A little bit about me: I started my professional career as a registered nurse, having received my bachelor’s of science in nursing at the University of Florida. I loved the nitty gritty detail- learning about health and disease at the micro-level, from mitochondria, microbe, muscle to memory. I worked critical care where I appreciated being able to focus on the whole person and family while trying to humanize a very technological experience.
It took only a few years working with patients at end-stages of chronic illness to see the potential of preventing illness, in particular, through food and nutrition as a far more hopeful and likely road to health. I returned to school, taught a nutritional biochemistry lab for a year and received a Master’s of Science in Human Nutrition at Cornell University and also became a registered dietitian. My research focused on older adults, and I conducted a study with veterans who lived in a retirement home. I also supported a community research study of independently living older adults and their food adaptations.
It wasn’t long before I began to see yet a bigger picture- what gets in the way of eating well is a lack of access to good food.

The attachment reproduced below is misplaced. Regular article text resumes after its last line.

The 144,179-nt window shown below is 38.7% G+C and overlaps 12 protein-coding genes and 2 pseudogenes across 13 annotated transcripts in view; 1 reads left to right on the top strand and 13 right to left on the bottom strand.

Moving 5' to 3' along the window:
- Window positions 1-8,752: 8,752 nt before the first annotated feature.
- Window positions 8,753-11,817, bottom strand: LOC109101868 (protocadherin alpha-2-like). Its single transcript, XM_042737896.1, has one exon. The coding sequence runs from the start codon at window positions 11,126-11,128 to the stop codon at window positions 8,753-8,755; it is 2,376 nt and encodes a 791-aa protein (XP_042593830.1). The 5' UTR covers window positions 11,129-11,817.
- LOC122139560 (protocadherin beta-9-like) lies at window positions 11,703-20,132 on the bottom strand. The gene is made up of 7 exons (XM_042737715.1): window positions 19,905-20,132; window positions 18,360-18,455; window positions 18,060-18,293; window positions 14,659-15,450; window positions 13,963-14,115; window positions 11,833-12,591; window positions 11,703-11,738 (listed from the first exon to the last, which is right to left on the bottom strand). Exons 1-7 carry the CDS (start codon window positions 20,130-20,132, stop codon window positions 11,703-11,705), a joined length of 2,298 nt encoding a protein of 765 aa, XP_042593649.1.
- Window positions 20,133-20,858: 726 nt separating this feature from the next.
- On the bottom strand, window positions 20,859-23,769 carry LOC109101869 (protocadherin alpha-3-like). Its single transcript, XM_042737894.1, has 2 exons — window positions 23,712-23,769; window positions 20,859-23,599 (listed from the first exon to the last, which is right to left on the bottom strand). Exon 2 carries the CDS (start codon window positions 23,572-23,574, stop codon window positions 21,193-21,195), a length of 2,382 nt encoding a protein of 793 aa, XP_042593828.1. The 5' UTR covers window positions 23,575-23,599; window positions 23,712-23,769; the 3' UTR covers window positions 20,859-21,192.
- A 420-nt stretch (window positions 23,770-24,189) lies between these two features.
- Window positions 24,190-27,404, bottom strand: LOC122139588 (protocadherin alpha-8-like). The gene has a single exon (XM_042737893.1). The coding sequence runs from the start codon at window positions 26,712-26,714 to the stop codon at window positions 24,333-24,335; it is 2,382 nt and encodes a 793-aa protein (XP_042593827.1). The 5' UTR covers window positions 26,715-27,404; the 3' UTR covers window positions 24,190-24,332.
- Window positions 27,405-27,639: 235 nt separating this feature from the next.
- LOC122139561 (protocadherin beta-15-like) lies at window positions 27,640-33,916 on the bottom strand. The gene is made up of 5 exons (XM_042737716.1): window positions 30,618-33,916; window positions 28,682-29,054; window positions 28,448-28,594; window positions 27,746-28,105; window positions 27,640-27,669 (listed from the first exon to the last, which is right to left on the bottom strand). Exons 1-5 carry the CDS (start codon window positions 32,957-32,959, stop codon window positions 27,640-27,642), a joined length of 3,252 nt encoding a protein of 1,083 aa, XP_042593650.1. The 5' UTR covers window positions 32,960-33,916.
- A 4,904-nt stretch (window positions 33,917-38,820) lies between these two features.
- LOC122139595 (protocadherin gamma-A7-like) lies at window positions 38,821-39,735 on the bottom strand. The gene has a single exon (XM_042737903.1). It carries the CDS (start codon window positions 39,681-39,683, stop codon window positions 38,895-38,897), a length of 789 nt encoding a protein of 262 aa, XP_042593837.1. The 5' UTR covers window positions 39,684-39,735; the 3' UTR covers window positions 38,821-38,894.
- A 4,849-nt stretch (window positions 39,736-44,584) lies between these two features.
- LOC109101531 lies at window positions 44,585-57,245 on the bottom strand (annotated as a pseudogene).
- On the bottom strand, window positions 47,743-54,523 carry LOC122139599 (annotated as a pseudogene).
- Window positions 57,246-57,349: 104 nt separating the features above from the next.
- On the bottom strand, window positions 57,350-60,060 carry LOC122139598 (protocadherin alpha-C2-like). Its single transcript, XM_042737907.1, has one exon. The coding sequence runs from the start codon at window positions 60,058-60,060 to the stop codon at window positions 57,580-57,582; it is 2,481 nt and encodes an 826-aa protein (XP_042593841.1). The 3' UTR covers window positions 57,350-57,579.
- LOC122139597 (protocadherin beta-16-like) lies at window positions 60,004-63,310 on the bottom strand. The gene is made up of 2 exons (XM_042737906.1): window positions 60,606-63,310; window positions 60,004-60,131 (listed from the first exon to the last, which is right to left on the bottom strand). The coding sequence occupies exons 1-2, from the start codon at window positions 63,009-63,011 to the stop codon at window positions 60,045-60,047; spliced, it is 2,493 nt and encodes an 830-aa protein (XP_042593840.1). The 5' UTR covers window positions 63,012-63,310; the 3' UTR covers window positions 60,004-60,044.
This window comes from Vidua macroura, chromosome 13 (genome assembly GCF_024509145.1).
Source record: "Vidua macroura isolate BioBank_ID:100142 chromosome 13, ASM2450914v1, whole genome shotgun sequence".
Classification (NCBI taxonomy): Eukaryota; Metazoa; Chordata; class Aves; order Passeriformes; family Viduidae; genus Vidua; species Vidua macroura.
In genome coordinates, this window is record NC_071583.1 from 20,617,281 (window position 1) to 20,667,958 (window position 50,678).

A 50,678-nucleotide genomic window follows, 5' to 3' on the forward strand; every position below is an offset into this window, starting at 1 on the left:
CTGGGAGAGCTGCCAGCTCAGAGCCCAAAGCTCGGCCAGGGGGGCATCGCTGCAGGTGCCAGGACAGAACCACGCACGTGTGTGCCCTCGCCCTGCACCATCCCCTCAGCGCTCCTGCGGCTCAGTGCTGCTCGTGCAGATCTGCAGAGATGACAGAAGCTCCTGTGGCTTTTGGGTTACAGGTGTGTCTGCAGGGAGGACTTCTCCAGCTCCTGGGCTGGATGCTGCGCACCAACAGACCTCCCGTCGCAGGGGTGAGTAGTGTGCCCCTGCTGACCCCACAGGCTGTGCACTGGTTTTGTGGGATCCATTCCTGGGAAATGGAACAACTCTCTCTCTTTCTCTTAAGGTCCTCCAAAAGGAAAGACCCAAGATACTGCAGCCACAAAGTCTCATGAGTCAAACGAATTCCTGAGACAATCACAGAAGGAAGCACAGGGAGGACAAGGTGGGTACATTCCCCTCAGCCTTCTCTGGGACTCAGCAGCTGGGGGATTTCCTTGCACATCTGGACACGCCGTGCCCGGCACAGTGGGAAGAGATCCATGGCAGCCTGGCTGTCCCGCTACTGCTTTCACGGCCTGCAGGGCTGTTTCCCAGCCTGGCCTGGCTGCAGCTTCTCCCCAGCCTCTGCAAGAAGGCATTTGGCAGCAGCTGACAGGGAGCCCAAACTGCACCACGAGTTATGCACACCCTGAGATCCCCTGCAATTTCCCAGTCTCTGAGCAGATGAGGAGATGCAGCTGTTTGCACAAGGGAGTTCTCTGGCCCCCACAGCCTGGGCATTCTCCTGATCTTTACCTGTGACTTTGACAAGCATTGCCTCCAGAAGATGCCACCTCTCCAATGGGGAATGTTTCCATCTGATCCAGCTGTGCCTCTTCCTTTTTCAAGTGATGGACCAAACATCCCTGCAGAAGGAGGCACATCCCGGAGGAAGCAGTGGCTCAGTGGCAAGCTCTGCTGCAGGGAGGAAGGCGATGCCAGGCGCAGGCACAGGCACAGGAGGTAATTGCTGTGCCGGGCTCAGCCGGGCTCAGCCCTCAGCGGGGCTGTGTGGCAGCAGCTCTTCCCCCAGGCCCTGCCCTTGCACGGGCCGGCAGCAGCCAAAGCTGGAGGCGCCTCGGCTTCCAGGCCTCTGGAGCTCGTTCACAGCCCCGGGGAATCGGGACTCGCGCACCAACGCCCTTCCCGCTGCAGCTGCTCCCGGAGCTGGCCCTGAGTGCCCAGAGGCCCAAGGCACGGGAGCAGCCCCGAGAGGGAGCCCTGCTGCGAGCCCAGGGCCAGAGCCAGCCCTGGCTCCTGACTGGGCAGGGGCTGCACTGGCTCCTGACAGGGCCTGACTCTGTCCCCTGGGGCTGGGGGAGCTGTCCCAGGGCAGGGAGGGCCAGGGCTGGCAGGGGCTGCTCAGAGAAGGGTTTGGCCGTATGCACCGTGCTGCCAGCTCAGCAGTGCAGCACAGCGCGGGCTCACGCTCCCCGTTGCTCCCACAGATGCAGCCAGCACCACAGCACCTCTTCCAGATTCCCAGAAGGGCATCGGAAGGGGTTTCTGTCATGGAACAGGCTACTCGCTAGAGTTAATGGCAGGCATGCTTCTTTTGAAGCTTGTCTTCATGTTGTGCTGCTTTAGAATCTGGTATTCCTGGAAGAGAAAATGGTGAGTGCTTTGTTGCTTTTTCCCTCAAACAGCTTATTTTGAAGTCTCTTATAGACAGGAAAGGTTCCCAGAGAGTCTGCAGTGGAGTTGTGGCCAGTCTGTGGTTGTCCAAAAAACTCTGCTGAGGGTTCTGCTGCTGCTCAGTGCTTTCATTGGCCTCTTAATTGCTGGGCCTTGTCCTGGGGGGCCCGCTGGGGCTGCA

Since then, I have worked in a variety of nonprofits and educational settings including Tompkins Cortland Community College in upstate New York, University of Maine, Oregon State University and Mt. Hood Community College. In Portland, I worked at Oregon Food Bank as a community nutritionist, where I developed a fresh fruits and vegetables distribution program. Most recently, I was director of Growing Gardens- a Portland nonprofit dedicated to helping people grow their own food in backyards and at schools.
This is my fifth year teaching at PCC. I am excited to be here and I look forward to working with you to explore the dynamic field of foods and nutrition.
“To forget how to dig the earth and to tend the soil is to forget ourselves.” -Mahatma Gandhi